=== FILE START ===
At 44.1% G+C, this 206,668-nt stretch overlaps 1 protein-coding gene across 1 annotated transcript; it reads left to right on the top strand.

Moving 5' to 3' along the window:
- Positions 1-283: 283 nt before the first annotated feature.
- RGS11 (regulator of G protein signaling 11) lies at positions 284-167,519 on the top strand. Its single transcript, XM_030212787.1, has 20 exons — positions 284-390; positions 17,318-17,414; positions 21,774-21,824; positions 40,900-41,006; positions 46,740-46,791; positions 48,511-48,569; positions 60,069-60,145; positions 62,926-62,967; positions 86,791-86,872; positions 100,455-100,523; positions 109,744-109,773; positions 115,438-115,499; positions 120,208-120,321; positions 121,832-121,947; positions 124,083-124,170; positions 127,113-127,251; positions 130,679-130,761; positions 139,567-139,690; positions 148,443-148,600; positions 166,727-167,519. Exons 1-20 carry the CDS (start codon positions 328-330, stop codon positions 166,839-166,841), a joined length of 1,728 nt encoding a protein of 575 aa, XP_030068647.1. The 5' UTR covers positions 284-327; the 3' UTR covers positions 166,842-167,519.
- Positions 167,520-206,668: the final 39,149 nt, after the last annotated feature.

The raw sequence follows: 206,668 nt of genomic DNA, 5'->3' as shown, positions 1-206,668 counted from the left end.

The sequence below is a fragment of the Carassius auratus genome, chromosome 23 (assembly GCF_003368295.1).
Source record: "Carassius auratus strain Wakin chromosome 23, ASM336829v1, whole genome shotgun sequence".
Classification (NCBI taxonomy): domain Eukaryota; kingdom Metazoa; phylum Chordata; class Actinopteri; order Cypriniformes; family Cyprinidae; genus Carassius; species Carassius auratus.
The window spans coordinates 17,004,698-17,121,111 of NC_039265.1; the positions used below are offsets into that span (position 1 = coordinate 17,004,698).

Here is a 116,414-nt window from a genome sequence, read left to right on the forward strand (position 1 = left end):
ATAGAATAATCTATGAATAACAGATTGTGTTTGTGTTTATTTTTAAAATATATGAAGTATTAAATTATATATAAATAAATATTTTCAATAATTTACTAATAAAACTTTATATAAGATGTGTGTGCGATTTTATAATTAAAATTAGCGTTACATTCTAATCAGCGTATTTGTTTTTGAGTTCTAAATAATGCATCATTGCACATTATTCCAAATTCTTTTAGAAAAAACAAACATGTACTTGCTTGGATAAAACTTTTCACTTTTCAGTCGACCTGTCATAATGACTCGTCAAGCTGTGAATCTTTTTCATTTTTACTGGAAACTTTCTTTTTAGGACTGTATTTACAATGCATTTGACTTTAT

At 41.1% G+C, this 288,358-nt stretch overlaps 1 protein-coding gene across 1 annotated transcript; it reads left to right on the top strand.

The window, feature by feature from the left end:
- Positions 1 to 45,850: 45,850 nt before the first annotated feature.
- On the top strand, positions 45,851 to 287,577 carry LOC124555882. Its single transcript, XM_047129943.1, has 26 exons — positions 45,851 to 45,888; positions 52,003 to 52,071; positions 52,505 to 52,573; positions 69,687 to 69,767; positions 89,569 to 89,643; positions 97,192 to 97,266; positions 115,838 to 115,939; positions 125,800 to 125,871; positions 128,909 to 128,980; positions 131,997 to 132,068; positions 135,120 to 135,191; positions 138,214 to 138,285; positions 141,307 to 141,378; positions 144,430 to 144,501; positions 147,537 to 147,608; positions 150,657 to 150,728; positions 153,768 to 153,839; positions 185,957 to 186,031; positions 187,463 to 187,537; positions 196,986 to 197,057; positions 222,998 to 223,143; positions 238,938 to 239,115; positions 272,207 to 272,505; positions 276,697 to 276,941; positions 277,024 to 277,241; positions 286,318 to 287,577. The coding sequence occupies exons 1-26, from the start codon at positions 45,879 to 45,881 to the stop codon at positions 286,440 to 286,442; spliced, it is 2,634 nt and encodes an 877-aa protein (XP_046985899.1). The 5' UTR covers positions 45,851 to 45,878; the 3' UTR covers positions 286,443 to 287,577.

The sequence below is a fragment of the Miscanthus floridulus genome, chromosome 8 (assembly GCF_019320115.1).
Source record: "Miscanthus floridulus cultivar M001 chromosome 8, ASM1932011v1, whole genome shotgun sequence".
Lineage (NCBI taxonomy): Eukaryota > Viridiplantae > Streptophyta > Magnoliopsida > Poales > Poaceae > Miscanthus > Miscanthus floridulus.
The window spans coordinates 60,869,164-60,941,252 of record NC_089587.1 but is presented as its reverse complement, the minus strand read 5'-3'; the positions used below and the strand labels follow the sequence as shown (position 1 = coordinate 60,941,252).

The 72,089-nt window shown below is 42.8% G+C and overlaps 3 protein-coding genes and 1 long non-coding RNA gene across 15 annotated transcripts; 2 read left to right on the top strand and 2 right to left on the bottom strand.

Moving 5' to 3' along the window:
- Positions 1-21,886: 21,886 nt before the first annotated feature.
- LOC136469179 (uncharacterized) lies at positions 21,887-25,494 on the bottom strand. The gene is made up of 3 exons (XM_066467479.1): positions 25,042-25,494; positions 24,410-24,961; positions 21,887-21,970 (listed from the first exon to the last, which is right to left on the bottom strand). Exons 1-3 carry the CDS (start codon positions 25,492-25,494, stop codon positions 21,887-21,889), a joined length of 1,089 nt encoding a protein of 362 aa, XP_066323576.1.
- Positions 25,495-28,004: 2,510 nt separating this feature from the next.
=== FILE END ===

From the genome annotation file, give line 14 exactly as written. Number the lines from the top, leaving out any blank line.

The window, feature by feature from the left end: